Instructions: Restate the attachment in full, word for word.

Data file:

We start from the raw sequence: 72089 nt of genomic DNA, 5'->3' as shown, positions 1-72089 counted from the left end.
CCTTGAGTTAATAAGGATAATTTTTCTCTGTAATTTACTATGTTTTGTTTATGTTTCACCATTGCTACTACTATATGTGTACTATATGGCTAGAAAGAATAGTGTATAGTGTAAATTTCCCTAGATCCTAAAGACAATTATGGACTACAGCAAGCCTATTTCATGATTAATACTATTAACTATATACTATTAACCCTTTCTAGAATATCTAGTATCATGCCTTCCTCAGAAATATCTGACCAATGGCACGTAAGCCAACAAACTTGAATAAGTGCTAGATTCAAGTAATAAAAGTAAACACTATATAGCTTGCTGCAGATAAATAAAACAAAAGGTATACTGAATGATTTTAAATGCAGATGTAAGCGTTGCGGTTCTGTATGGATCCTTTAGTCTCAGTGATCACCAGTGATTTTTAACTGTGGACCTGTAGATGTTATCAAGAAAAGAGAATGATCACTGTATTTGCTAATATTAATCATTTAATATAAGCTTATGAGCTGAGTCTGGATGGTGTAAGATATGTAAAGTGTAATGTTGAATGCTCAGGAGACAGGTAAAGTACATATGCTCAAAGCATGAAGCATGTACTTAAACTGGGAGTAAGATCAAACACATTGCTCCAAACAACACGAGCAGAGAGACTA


We start from the raw sequence: 72089 nt of genomic DNA, 5'->3' as shown, positions 1-72089 counted from the left end.
CCTTGAGTTAATAAGGATAATTTTTCTCTGTAATTTACTATGTTTTGTTTATGTTTCACCATTGCTACTACTATATGTGTACTATATGGCTAGAAAGAATAGTGTATAGTGTAAATTTCCCTAGATCCTAAAGACAATTATGGACTACAGCAAGCCTATTTCATGATTAATACTATTAACTATATACTATTAACCCTTTCTAGAATATCTAGTATCATGCCTTCCTCAGAAATATCTGACCAATGGCACGTAAGCCAACAAACTTGAATAAGTGCTAGATTCAAGTAATAAAAGTAAACACTATATAGCTTGCTGCAGATAAATAAAACAAAAGGTATACTGAATGATTTTAAATGCAGATGTAAGCGTTGCGGTTCTGTATGGATCCTTTAGTCTCAGTGATCACCAGTGATTTTTAACTGTGGACCTGTAGATGTTATCAAGAAAAGAGAATGATCACTGTATTTGCTAATATTAATCATTTAATATAAGCTTATGAGCTGAGTCTGGATGGTGTAAGATATGTAAAGTGTAATGTTGAATGCTCAGGAGACAGGTAAAGTACATATGCTCAAAGCATGAAGCATGTACTTAAACTGGGAGTAAGATCAAACACATTGCTCCAAACAACACGAGCAGAGAGACTA